American Association for Cancer Research
00085472can181126-sup-200115_2_supp_4842437_p33wbb.docx (35.76 kB)

Supplementary Tables 1-6 from High-Throughput Screening of Combinatorial Immunotherapies with Patient-Specific In Silico Models of Metastatic Colorectal Cancer

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journal contribution
posted on 2023-03-31, 03:44 authored by Jakob Nikolas Kather, Pornpimol Charoentong, Meggy Suarez-Carmona, Esther Herpel, Fee Klupp, Alexis Ulrich, Martin Schneider, Inka Zoernig, Tom Luedde, Dirk Jaeger, Jan Poleszczuk, Niels Halama

Detailed description of the parameters used in the model. Also, these tables show detailed clinical data for the patient cohorts that were used in this study.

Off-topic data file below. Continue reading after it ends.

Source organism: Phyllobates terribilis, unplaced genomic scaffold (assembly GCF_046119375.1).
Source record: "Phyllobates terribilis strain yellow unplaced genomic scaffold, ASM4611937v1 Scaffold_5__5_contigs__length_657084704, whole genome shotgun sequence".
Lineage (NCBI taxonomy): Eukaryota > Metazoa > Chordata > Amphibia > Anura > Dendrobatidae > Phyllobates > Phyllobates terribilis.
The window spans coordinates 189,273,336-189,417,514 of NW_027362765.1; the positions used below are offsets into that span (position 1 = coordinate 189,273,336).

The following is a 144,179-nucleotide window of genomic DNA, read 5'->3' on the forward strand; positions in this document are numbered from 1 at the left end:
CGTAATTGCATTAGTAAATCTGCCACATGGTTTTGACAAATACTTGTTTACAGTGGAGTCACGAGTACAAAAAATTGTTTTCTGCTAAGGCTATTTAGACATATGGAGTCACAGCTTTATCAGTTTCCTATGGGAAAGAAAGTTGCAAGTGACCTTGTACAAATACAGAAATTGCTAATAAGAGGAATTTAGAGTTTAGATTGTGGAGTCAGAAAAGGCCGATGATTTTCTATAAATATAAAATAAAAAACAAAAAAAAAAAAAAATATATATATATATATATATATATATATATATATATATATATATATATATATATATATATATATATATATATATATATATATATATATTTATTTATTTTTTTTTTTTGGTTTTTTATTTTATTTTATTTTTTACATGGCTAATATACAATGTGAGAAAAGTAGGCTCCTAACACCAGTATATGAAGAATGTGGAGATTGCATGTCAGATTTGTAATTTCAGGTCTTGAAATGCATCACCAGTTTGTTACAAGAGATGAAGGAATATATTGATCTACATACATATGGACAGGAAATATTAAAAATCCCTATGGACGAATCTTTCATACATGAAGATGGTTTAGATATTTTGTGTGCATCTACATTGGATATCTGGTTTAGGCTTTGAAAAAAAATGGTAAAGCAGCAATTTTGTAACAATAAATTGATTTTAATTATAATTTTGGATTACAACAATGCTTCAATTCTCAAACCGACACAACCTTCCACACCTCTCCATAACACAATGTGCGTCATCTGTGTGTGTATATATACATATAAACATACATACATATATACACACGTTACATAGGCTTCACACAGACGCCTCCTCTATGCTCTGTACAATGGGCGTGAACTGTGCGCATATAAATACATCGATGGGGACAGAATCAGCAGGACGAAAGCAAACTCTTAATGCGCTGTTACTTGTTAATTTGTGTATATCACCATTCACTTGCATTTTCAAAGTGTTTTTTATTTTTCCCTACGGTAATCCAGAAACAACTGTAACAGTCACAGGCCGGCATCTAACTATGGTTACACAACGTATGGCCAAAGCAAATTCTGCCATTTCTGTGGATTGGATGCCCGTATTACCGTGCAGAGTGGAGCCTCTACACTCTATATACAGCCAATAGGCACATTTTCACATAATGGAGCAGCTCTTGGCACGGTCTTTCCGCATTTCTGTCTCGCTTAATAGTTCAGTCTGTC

Solid tumors are rich ecosystems of numerous different cell types whose interactions lead to immune escape and resistance to immunotherapy in virtually all patients with metastatic cancer. Here, we have developed a 3D model of human solid tumor tissue that includes tumor cells, fibroblasts, and myeloid and lymphoid immune cells and can represent over a million cells over clinically relevant timeframes. This model accurately reproduced key features of the tissue architecture of human colorectal cancer and could be informed by individual patient data, yielding in silico tumor explants. Stratification of growth kinetics of these explants corresponded to significantly different overall survival in a cohort of patients with metastatic colorectal cancer. We used the model to simulate the effect of chemotherapy, immunotherapies, and cell migration inhibitors alone and in combination. We classified tumors according to tumor and host characteristics, showing that optimal treatment strategies markedly differed between these classes. This platform can complement other patient-specific ex vivo models and can be used for high-throughput screening of combinatorial immunotherapies.Significance: This patient-informed in silico tumor growth model allows testing of different cancer treatment strategies and immunotherapies on a cell/tissue level in a clinically relevant scenario. Cancer Res; 78(17); 5155–63. ©2018 AACR.